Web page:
Writer,Philip Corker, short stories, radio plays, DIVERSITY website


You can tell them by the colour of their scars. Blue. Blue scars on the back or the shoulders, the forearms or the face, lifelong marks where pieces of the underworld had fallen. Yesterday, I found my fatherís blue scar. It was on the lower right side of his back, about one inch long and distinctly hollowed out. I had offered to massage his arthritic spine, the one that had once made leaping backhand curves into the air and then landed like a silk cushion. ĎWhy is it blue dad?í ĎItís coal dust,í he said. ĎIt gets under yer skin.í I made a solemn pause. I put the tip of my finger into the blue hole. It was almost religious.

After tea I followed him into his late afternoon garden. Late and sunny. The place isnít what it used to be. Once it was a fire of roses. Now itís mostly grass and the flower borders are burnt out.

His shed and greenhouse stand idle, rubbing their chins, like two old men trying to remember their names. Once they were both centres of industry, a production line of cupboards and shelves, of potted plants and sweet tomatoes. Now the gro-bags and trays are little deserts, the hammers and drills say nothing.

I imagine a ball of tumbleweed blowing across the lawn, and think how dad would once have been outraged by the sight of it. Now heíd probably just close his eyes, roll his thumbs, and say, ĎItís only a bit of bloody fluff.í

Being in the house was unnatural for him, and he was often difficult to find. Now it seems like a permanent retreat, and his armchair is showing signs of fatigue.

I ask if heíd like a walk to the river, but I donít expect him to say yes. Itís difficult getting dad to do anything these days. Heís grumpy and awkward and takes advice like a dog takes worm tablets.

ĎIíll just get mi big coat and mi stick,í he says, taking everyone by surprise.

My mother can hardly believe it.

ĎWonders never cease,í she says.

ĎThereís no stopping him today,í my wife adds.

Itís a long time since me and dad walked down to the river. Years. Every ten minutes we stop so dad can have a breather. When we get there we sit in the long grass on the riverbank with the sun in our faces.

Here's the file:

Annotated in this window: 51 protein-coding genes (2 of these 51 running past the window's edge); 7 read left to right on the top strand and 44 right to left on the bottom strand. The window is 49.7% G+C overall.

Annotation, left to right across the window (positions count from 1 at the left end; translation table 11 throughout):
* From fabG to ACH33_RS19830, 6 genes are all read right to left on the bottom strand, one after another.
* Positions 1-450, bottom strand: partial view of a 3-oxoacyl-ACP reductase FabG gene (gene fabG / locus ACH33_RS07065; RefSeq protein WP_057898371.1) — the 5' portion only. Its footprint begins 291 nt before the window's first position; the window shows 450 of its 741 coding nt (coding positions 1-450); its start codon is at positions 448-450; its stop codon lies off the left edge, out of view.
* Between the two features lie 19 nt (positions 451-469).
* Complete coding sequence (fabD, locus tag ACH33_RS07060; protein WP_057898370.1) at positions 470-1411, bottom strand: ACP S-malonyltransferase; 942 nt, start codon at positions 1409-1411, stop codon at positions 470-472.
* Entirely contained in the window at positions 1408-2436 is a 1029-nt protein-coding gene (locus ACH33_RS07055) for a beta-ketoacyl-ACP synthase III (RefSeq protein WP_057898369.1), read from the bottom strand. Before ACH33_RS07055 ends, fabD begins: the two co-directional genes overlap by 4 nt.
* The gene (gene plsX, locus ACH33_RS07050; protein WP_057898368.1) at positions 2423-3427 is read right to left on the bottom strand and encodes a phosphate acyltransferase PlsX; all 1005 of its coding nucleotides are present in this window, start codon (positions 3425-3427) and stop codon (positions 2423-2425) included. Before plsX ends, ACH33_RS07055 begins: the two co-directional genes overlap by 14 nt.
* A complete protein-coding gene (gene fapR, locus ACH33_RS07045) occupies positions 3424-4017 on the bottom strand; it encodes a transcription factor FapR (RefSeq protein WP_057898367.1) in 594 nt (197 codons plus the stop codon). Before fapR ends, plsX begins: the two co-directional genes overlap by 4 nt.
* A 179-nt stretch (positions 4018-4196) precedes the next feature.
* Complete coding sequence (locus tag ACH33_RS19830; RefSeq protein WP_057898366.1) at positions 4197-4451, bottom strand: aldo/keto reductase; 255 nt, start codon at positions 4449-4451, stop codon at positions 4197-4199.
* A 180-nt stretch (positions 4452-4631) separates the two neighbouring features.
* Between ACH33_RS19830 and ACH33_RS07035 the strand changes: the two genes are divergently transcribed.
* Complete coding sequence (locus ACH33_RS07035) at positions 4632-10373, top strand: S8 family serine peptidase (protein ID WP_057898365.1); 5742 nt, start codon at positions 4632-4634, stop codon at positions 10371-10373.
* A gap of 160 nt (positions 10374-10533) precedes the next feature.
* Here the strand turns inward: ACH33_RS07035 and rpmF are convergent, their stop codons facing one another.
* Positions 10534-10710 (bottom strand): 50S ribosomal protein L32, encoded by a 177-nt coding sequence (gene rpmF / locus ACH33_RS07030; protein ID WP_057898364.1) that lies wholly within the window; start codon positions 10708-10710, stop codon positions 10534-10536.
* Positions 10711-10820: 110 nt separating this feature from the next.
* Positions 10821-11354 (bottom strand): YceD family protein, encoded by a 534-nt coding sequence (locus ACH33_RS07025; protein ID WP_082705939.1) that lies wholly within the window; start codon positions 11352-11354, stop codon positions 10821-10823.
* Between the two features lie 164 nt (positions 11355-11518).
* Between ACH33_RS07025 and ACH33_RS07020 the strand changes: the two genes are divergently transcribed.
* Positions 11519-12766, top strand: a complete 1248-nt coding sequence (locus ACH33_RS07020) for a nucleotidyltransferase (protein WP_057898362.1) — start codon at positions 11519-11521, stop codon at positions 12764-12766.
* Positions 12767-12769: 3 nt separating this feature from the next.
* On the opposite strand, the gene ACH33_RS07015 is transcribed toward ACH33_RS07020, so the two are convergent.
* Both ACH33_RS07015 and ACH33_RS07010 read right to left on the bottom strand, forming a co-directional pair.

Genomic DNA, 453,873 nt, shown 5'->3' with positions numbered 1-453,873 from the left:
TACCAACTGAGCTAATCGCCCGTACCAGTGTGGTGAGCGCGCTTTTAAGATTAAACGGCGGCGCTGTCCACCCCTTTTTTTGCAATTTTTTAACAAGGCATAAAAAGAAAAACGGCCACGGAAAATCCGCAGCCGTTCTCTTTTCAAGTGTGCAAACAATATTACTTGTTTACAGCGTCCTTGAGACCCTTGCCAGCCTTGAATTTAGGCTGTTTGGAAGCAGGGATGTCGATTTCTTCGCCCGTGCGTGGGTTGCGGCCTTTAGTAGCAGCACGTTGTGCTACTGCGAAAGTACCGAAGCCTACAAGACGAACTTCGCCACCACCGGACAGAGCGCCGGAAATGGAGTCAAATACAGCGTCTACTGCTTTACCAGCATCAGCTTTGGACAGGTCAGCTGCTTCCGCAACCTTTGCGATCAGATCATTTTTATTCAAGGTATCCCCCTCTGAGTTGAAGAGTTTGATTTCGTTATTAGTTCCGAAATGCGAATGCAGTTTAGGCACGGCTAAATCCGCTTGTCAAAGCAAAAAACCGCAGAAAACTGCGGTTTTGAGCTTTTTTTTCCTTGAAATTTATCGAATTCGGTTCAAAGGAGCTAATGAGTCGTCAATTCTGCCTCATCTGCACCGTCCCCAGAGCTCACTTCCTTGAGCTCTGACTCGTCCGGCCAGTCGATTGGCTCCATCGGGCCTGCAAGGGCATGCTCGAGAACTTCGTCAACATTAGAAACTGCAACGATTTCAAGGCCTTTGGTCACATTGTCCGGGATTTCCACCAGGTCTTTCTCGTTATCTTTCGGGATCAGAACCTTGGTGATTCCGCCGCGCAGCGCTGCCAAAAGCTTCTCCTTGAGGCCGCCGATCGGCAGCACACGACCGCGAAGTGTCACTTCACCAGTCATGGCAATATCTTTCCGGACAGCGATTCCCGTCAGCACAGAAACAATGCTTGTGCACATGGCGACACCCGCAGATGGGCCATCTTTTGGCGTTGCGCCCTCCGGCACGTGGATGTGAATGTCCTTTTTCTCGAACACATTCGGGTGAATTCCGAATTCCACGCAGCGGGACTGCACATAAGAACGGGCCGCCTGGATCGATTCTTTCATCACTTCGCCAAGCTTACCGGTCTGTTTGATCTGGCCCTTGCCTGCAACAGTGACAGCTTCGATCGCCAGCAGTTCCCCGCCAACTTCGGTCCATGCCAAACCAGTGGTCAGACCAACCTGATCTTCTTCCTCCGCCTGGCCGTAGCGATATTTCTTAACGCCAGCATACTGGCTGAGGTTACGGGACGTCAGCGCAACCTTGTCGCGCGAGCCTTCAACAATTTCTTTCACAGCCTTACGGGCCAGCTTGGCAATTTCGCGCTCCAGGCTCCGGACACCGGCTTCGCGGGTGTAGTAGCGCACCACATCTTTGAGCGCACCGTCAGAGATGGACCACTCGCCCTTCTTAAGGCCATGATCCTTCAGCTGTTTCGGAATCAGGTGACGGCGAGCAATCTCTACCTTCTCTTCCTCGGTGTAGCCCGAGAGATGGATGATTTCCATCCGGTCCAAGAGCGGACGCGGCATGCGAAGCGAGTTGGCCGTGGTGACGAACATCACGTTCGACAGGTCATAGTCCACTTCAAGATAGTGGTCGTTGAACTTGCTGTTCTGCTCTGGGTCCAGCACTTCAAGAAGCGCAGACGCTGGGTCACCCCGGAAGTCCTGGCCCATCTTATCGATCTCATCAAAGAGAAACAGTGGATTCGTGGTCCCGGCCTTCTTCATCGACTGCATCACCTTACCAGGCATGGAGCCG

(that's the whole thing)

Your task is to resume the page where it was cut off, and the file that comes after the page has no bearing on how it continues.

Thereís an old bridge over this stretch of the river. Since I was a boy Iíve always called it Dead Dog Bridge. There was nearly always a heavy sack jammed in the rocks beneath it. Sometimes a sack would be stuck there for weeks. Once I asked dad what was in the sacks.

ĎDead dogs,í he said. Dogs that nobody wanted. Dogs that were old and sick. Dogs that were too much trouble.

Dad clears his throat and spits into the grass. It dribbles down the corner of his mouth. Once he used to spit into the fire at home with the force of a thunderbolt.

ĎThatís how God made the world,í heíd say, and I believed him.

I look at him now and I wonder how he ever managed to swing a pick or even lift his lamp. His silver head sits on the old railway. The pencil line of his face shakes ever so slightly, like a solitary coal wagon in a petrol haze.

I almost ask him a question about coal mining, but then think better of it. Dad knew how to work like a team of horses, but he was never very good at explaining things. If I asked him where he was going heíd say, ĎIím going to see a man about a dog.í I spent a large part of my formative years wondering who this man was and what his dog was called.

On rare occasions dad would get serious and try to impart some wisdom about life. Once, when I was nine years old, or maybe it was thirteen, dad said, ĎThere are some things you can never have. Thatís just the way it is.í As it happened Iíd already worked this out, but I didnít want to upset him by saying so. I had noticed that some totally mysterious force kept certain things from me, and it didnít matter how hard I tried or where I looked.

At that time I was collecting football stickers for all the first division teams. After a long campaign I had a photograph of every player in the album, except one; Colin Dobson of Sheffield Wednesday. The worst part of it was, Wednesday were my team and Dobson was my favourite player. Not because he was good, which he was, but because my sisterís best friend thought he was gorgeous and I thought the same about her. The only time I was happy to miss The Magic Boomerang on the telly was when she came round for tea. But whatever I did, whoever I asked for a swap, it became clear that a picture of Colin Dobson was one of the things I could never have. There was no reason for it. Thatís just the way it was.

In a similar way, I had once tried to collect the entire alphabet from the letters on the back of smarties tops. The first twenty five were no problem, but it didnít matter how many smarties I ate, who I asked or how many gutters I kept an eye on, I could not get a letter Y. I donít know why I couldnít get a Y, but I just couldnít. Then one day the glorious answer dawned on me. They donít make Ys. I didnít know why they didnít make Ys but they obviously didnít. I felt so much better. But it didnít last long. A girl I knew, who was already wearing secret things, said they did make Ys because sheíd got one that very morning. I said I didnít believe her and sheíd have to show me to prove it. So she opened her motherís old handbag and showed me her Y. I didnít sleep much that night, knowing I could never have a Y and that some people did. Thirty years and nothingís changed. Nothing. Colin Dobson has simply been replaced by the love that never lets you down, and the letter Y has mutated into the answer to the universe. To make things worse, I still support Sheffield Wednesday and have trouble getting to sleep at night.

Dad wipes the spit from his mouth. I take a good look around. The place isnít what it used to be. Once it was a magicianís hat, full of cornfields, woods and fishing ponds.

When I was in short trousers, my summers were spent around here, and the craziest things were possible.

It was common knowledge among the under-nines, that Harry Roberts, an escaped triple-killer on the run, was holed up in these parts. This meant that picking bullrushes was even more dangerous, as Harryís ugly face could appear through the reeds at any moment, and even a champion bullrush was no match for a madman with a gun.